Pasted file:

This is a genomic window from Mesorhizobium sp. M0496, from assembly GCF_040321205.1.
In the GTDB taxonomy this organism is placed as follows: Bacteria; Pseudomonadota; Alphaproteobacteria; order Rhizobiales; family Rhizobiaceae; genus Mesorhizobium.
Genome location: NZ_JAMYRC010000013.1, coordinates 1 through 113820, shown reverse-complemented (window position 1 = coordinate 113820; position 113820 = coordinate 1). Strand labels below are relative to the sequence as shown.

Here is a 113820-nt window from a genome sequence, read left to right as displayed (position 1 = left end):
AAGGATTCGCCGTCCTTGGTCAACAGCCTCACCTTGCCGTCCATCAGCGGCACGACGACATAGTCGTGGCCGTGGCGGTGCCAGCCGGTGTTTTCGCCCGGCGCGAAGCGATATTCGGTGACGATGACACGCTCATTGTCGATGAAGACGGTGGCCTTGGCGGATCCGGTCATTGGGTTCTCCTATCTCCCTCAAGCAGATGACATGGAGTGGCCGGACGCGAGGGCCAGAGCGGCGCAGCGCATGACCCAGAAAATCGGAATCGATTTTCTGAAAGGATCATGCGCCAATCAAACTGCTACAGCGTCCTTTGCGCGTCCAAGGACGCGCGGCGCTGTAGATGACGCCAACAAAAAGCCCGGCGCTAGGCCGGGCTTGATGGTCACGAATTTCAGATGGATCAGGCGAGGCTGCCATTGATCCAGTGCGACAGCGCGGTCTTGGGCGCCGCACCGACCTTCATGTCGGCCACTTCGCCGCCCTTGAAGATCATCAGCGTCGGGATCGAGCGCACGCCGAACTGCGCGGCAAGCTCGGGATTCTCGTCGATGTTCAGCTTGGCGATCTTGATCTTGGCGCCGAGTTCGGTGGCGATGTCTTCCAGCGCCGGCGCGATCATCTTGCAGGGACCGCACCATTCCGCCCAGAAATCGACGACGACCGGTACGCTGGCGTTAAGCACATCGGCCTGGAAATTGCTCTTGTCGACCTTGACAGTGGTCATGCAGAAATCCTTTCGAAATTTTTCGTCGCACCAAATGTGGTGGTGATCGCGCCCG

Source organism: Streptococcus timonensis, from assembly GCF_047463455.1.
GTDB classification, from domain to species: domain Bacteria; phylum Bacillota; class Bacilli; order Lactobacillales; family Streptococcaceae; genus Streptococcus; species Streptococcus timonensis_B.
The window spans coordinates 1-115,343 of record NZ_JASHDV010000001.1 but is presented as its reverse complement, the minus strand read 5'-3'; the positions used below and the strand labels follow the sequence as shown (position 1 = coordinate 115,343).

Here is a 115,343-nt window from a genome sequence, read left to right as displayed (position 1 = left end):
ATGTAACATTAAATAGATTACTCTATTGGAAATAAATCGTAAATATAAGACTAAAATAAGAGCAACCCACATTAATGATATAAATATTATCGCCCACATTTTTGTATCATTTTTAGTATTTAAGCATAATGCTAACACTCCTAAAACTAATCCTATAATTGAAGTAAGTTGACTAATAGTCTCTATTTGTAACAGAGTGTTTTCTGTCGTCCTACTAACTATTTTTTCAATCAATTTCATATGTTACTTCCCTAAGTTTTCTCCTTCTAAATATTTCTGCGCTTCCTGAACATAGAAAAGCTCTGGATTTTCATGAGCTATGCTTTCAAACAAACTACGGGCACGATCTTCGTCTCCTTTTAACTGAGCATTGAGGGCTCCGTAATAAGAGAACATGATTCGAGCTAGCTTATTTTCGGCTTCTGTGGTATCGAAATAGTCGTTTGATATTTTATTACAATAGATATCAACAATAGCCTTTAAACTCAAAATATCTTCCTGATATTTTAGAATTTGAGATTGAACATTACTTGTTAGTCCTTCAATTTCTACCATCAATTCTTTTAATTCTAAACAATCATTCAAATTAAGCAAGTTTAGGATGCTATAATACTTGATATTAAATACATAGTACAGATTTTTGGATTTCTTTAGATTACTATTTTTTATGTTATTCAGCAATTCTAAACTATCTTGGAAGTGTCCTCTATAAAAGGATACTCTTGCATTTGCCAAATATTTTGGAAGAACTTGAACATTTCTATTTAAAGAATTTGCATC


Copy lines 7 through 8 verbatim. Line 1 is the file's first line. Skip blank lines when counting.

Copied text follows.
GTDB classification, from domain to species: domain Bacteria; phylum Bacillota; class Bacilli; order Lactobacillales; family Streptococcaceae; genus Streptococcus; species Streptococcus timonensis_B.
The window spans coordinates 1-115,343 of record NZ_JASHDV010000001.1 but is presented as its reverse complement, the minus strand read 5'-3'; the positions used below and the strand labels follow the sequence as shown (position 1 = coordinate 115,343).